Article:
Global freight-forwarding growing

The global freight forwarding market is booming, though slowing economic activity, higher security costs, and rising fuel prices may crimp that freight growth in the near future

The global freight forwarding market is booming, though slowing economic activity, higher security costs, and rising fuel prices may crimp that freight growth in the near future. According to the “Global Freight Forwarding 2007” report by London-based research firm Transport Intelligence, the ocean freight market increased 15% in 2006, while global airfreight revenues rose by 12%.

Steady economic growth in Europe supported Asia-Pacific trade, while the U.S. economy did not decelerate as much as feared, said John Manners-Bell, the report’s author.

Intra-Asian trade was also a key driving force and has become the focus of many forwarders’ development strategies, he added.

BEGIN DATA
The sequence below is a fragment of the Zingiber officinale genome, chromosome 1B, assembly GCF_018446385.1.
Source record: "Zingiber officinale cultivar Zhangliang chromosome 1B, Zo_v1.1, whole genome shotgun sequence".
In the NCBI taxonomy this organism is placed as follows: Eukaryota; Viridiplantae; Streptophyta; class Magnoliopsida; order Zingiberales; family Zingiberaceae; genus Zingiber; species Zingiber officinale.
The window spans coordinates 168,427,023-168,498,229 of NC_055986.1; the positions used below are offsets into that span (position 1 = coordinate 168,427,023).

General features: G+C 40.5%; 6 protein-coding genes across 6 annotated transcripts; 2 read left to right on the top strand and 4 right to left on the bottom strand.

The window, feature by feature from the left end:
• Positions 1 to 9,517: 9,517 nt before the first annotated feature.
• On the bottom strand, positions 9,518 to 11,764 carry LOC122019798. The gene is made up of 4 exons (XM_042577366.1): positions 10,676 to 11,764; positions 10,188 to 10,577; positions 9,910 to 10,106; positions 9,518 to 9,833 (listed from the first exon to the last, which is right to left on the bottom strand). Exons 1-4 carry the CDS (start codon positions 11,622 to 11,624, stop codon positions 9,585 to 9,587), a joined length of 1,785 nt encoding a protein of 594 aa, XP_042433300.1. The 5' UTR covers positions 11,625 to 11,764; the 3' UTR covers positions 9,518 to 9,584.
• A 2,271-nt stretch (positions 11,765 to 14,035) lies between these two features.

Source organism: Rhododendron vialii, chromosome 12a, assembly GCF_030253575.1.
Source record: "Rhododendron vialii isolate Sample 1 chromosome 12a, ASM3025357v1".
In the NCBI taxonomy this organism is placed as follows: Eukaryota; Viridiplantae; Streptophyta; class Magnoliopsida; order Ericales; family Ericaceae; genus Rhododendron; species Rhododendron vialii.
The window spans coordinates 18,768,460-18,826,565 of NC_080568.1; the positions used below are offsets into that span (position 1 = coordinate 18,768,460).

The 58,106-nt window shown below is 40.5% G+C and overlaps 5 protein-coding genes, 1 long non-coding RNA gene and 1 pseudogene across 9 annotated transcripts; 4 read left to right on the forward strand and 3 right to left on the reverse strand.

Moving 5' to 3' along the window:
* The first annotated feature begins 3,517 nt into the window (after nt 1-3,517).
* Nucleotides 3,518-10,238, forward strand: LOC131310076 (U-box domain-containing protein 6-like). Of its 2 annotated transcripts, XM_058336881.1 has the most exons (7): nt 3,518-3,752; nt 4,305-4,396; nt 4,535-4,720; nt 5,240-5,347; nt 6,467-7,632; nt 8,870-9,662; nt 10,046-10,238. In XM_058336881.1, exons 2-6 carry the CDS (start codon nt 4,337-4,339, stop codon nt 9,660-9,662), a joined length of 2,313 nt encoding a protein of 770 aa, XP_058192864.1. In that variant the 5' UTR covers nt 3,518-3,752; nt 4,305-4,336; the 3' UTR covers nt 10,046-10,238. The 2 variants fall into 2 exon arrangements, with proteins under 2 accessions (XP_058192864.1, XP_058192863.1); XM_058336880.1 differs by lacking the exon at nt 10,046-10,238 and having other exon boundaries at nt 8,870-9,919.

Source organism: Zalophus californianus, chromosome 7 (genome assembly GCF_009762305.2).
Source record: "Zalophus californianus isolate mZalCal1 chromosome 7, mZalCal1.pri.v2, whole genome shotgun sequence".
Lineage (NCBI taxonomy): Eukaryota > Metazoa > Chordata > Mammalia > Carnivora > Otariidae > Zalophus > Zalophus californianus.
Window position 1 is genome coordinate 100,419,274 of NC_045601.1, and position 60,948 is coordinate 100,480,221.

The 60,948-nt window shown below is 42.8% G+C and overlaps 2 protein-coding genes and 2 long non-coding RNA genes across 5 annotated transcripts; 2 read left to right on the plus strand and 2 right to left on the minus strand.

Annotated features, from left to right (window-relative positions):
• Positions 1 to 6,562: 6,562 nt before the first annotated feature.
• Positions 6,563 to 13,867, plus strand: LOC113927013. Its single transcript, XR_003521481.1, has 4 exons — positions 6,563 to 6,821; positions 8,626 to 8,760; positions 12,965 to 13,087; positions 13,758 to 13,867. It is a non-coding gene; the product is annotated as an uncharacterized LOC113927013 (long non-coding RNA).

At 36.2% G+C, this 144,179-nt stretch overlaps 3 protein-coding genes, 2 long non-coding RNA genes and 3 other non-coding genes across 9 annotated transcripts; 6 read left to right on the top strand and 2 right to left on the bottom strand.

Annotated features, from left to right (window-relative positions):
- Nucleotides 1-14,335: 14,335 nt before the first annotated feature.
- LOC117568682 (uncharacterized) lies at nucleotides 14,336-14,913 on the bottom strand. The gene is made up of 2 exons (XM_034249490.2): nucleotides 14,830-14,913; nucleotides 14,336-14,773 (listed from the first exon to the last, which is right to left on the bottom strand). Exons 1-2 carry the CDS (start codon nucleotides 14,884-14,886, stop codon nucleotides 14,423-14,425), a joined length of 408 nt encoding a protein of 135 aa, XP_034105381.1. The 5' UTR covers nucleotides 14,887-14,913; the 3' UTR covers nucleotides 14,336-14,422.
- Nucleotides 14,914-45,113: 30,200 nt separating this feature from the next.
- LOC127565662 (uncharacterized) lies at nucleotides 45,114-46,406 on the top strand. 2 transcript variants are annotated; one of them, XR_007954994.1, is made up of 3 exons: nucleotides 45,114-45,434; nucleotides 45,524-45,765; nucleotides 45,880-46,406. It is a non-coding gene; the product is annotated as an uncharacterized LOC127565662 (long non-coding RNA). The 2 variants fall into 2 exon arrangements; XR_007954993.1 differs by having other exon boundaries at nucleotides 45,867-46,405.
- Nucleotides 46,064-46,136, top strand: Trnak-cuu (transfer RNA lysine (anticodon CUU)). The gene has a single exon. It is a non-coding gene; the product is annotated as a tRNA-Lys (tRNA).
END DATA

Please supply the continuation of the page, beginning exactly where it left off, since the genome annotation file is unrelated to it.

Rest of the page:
“The freight forwarding industry is enjoying a period of unparalleled growth and prosperity,” Manners-Bell noted. “The potential for future profits is high, and this will inevitably lead to further M&A [merger and acquisition] activity.”

However, he cautioned that ’07 wouldn’t be a rose-garden for forwarders. “We must not assume that growth and profits are inevitable, as the industry faces more uncertain times ahead. A challenging macro-economic environment, security issues and fuel costs plus fluctuations in carrier capacity means only the most agile forwarders will prosper.”

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